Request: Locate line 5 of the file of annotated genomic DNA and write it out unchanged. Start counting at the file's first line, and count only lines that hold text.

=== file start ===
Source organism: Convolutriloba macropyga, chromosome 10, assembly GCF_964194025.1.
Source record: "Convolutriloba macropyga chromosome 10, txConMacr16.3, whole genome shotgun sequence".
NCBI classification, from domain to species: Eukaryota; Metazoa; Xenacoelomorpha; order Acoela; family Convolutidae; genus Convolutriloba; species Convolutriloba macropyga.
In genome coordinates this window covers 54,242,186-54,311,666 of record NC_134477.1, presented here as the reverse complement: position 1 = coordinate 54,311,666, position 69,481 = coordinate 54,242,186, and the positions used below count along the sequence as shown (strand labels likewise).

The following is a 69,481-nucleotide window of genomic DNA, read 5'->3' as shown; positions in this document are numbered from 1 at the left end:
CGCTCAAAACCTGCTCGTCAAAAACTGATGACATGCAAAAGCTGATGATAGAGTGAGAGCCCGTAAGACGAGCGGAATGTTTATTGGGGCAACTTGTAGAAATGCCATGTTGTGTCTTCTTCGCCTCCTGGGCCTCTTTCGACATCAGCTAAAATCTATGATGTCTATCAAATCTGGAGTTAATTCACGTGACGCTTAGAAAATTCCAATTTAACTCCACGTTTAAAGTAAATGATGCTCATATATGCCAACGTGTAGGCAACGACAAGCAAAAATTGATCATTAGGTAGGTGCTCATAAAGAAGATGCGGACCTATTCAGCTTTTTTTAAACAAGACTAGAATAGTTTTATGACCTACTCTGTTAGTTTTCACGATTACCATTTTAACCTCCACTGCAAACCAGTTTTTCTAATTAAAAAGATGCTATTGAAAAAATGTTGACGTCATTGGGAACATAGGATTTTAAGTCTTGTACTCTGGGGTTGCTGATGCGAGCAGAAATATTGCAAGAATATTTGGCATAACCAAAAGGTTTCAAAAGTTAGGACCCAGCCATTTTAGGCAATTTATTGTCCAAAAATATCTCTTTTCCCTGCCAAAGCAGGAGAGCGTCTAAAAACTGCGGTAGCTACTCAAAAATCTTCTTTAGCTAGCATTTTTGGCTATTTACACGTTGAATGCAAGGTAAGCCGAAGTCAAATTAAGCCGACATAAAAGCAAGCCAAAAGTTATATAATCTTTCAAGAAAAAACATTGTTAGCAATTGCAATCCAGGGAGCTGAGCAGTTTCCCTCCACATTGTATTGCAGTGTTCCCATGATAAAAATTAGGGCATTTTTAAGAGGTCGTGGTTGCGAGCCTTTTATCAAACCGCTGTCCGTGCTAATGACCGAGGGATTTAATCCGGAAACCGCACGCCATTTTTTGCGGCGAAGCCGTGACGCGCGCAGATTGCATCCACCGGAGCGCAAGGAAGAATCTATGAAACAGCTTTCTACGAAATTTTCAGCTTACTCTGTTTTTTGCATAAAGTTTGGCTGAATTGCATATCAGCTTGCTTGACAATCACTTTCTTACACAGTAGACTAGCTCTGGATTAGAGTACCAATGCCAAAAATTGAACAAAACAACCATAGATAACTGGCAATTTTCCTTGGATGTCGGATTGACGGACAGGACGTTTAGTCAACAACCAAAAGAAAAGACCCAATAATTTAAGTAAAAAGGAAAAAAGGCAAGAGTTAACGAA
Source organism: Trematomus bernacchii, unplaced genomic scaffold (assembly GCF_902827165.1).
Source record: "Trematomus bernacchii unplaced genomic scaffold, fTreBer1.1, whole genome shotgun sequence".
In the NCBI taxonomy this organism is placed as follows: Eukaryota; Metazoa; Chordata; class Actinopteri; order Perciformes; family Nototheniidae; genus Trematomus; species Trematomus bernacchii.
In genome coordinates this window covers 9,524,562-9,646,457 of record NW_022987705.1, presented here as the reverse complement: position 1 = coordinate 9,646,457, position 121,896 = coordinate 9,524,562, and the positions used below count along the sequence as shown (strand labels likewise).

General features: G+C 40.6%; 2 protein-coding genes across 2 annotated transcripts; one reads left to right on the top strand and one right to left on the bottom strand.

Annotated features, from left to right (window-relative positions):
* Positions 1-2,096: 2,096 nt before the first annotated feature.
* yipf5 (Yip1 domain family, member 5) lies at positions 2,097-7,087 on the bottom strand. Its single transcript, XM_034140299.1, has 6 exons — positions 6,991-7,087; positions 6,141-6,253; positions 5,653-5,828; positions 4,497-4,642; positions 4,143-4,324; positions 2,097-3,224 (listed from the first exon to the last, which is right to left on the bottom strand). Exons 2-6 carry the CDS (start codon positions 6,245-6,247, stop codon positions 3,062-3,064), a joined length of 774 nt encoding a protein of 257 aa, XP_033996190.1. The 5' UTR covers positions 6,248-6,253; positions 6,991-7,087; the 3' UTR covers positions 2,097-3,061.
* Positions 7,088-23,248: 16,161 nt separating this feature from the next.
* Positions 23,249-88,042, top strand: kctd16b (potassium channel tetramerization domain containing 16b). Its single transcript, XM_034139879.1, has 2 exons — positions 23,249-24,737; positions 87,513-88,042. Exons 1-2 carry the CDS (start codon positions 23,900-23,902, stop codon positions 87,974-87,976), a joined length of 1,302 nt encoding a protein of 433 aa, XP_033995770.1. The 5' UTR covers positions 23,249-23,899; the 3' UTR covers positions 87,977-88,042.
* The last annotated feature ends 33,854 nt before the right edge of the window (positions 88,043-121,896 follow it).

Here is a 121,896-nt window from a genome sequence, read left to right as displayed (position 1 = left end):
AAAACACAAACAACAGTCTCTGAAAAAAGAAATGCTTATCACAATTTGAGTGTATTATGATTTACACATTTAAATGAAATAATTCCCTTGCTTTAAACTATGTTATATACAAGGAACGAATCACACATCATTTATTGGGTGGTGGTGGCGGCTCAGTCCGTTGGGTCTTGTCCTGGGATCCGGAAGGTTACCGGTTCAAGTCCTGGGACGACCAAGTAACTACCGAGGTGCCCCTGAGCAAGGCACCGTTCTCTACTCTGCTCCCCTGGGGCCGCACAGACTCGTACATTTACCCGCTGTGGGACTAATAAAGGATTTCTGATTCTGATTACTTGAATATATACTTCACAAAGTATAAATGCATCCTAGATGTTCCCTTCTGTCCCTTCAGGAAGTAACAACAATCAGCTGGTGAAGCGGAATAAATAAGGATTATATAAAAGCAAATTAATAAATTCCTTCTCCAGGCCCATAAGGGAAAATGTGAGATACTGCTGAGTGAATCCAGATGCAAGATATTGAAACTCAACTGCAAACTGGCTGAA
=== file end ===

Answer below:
The following is a 69,481-nucleotide window of genomic DNA, read 5'->3' as shown; positions in this document are numbered from 1 at the left end: